The new Moroccan constitution, endorsed by a referendum on Friday, has had a generally warm and uncritical reception from the US and the EU.
A joint statement from the EU foreign policy chief, Catherine Ashton, and commissioner Stefan Fule described it as "a significant response to the legitimate aspirations of the Moroccan people" while urging "swift and effective implementation of this reform agenda".
US secretary of state Hillary Clinton welcomed it "as a step toward the fulfilment of the aspirations and rights of all Moroccans".
The Moroccan interior ministry is claiming a 98.5% "yes" vote, with voter turnout put at more than 73%.
Although there was never any doubt that the new constitution would be approved, the turnout is important as a general indicator of how much enthusiasm there is for the changes among ordinary voters.
The official turnout figure is strongly disputed by the Moroccan Coalition for Parliamentary Monarchy, according to a report in The National. Based on reports from polling stations, it estimates maximum voter turnout at only 20% in cities and 40% in the countryside, and also claims that some stations were instructed to send blank tally sheets to the interior ministry.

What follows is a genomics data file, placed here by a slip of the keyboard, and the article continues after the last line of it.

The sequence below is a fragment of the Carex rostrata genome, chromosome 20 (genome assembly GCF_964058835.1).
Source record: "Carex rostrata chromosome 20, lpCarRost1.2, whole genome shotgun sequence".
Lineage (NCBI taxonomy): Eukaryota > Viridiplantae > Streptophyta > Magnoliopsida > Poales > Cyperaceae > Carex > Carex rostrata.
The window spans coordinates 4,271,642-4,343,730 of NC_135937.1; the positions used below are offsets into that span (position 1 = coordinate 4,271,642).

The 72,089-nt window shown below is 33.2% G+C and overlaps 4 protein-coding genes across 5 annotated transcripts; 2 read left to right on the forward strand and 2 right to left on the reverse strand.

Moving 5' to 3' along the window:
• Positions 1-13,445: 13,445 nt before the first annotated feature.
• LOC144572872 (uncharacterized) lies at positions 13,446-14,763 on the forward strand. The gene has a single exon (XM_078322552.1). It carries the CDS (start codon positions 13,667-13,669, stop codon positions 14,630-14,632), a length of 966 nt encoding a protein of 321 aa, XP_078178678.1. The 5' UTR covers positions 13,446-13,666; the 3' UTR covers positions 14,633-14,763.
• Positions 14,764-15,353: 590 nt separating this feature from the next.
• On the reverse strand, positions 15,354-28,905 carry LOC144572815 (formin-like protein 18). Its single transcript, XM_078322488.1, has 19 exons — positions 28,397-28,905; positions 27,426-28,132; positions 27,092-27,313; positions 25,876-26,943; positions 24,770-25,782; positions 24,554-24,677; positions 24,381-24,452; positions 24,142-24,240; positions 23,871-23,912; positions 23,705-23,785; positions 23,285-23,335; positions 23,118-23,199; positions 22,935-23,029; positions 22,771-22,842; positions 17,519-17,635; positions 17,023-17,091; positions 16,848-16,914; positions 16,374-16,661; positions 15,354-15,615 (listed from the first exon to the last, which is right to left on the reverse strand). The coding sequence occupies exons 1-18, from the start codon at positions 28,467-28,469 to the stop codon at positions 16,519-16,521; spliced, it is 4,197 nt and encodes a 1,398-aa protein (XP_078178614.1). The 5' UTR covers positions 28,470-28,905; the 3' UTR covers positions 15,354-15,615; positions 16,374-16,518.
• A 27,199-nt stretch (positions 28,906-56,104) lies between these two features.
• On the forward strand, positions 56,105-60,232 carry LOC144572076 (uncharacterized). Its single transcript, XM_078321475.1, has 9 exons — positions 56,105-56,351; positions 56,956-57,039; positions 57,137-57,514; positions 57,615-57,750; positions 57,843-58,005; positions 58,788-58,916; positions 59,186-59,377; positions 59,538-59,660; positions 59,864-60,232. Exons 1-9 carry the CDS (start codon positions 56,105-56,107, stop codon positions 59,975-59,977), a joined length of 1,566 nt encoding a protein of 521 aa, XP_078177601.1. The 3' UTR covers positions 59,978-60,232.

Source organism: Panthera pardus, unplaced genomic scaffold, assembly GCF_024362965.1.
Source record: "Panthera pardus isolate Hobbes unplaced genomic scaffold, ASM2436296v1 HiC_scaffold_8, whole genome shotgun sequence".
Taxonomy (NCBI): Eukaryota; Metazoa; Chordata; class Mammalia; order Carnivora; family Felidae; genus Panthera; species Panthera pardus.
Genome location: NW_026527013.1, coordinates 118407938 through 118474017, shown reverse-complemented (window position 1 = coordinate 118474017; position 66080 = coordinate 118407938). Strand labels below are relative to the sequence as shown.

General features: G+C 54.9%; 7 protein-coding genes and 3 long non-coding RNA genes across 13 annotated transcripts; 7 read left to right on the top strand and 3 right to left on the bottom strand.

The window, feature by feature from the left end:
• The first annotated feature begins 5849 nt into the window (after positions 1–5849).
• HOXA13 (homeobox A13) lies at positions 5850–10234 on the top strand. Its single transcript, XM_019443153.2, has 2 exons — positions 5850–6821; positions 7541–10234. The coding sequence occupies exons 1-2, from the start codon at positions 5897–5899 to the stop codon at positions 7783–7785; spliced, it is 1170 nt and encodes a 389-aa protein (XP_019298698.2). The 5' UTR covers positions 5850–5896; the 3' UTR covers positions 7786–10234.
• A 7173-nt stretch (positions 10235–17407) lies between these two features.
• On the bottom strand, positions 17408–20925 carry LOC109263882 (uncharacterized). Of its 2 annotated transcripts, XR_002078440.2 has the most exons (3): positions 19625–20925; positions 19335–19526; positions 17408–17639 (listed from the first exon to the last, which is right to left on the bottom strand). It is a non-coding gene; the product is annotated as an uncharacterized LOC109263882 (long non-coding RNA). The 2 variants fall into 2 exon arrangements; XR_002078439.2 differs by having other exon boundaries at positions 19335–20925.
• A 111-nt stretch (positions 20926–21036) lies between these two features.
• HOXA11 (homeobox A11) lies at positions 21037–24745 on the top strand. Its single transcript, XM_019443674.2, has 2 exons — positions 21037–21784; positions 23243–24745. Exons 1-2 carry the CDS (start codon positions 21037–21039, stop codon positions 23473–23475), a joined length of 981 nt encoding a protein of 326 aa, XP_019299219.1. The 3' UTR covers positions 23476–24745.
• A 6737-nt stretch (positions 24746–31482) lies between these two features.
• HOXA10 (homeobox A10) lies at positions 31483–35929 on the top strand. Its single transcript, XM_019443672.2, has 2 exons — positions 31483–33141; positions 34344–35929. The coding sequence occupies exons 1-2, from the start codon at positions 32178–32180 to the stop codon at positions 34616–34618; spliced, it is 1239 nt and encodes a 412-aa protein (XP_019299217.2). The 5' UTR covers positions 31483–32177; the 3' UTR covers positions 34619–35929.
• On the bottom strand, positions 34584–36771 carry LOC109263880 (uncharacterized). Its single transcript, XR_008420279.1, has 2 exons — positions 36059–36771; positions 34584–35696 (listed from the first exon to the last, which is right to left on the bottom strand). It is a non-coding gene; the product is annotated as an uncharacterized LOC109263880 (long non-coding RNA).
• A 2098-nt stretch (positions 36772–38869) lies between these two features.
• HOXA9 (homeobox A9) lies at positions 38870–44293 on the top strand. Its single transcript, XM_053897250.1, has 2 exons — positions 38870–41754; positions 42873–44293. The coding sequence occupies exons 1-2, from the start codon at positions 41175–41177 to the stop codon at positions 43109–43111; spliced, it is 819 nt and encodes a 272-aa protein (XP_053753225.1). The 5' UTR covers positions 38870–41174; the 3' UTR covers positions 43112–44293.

More anecdotally, the Angry Arab blog quotes impressions from a reporter on the ground in Morocco:
"Today I drove through 470km of Morocco in order to have a good look of the referendum. ALL places I passed where people ought to cast their votes were empty, and I'm talking about these places: Driouch, al-Hoceima, Bni Boueyash, Imzouren, Guercif, Taza, Oudamlil and Khmessat.
"People I talked too were quite indifferent. I listened to the radio all day in the car ... and everyone on air was excited, as if Morocco is at the threshold of a new democratic era. All people interviewed by the various radio stations went to the polls or were about to go and all were unanimously in favor of the new great constitution which will put Morocco at par with 'advanced' countries such as Spain, Brazil, Holland and Great Britain ..."
The official turnout figure does look implausibly high, especially since the outcome was not in doubt, and a rigged tally would not augur well for the sincerity of the king's proposed "reforms". Just for comparison, turnout in the recent Egyptian referendum on amending the constitution was put at 41%, with 77% voting in favour.
As I noted earlier, the new constitution (full text here in French) does have some good points, though it remains to be seen whether the referendum will really amount to a vote "to curb the king". The test will be how it is applied in practice – and some are extremely dubious about that.
Posted by Brian Whitaker, 3 July 2011.